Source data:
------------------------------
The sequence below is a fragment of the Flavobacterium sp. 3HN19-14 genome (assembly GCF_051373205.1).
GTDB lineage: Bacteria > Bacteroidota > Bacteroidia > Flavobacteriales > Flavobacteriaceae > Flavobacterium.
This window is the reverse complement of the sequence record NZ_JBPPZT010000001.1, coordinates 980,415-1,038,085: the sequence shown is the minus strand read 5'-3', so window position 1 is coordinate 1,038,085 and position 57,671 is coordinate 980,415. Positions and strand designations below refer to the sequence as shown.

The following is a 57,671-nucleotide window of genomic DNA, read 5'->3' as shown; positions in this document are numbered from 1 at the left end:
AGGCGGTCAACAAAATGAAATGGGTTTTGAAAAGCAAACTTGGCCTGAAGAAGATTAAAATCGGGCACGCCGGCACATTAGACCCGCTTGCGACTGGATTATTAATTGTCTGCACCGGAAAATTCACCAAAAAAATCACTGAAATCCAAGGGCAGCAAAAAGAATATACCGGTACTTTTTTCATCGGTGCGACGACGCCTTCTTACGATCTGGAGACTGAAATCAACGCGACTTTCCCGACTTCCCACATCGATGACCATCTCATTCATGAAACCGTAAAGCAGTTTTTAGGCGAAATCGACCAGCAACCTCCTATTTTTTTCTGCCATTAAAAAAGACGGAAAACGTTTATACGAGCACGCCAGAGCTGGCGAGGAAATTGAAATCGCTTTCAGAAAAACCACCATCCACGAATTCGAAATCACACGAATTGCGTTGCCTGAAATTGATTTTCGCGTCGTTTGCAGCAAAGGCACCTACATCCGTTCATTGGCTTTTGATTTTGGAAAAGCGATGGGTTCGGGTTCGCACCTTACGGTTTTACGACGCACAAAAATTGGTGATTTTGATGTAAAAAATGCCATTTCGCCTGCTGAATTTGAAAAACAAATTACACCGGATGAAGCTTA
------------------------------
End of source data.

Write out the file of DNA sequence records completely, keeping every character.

The sequence below is a fragment of the Flavobacterium sp. 3HN19-14 genome (assembly GCF_051373205.1).
GTDB lineage: Bacteria > Bacteroidota > Bacteroidia > Flavobacteriales > Flavobacteriaceae > Flavobacterium.
This window is the reverse complement of the sequence record NZ_JBPPZT010000001.1, coordinates 980,415-1,038,085: the sequence shown is the minus strand read 5'-3', so window position 1 is coordinate 1,038,085 and position 57,671 is coordinate 980,415. Positions and strand designations below refer to the sequence as shown.

The following is a 57,671-nucleotide window of genomic DNA, read 5'->3' as shown; positions in this document are numbered from 1 at the left end:
AGGCGGTCAACAAAATGAAATGGGTTTTGAAAAGCAAACTTGGCCTGAAGAAGATTAAAATCGGGCACGCCGGCACATTAGACCCGCTTGCGACTGGATTATTAATTGTCTGCACCGGAAAATTCACCAAAAAAATCACTGAAATCCAAGGGCAGCAAAAAGAATATACCGGTACTTTTTTCATCGGTGCGACGACGCCTTCTTACGATCTGGAGACTGAAATCAACGCGACTTTCCCGACTTCCCACATCGATGACCATCTCATTCATGAAACCGTAAAGCAGTTTTTAGGCGAAATCGACCAGCAACCTCCTATTTTTTTCTGCCATTAAAAAAGACGGAAAACGTTTATACGAGCACGCCAGAGCTGGCGAGGAAATTGAAATCGCTTTCAGAAAAACCACCATCCACGAATTCGAAATCACACGAATTGCGTTGCCTGAAATTGATTTTCGCGTCGTTTGCAGCAAAGGCACCTACATCCGTTCATTGGCTTTTGATTTTGGAAAAGCGATGGGTTCGGGTTCGCACCTTACGGTTTTACGACGCACAAAAATTGGTGATTTTGATGTAAAAAATGCCATTTCGCCTGCTGAATTTGAAAAACAAATTACACCGGATGAAGCTTA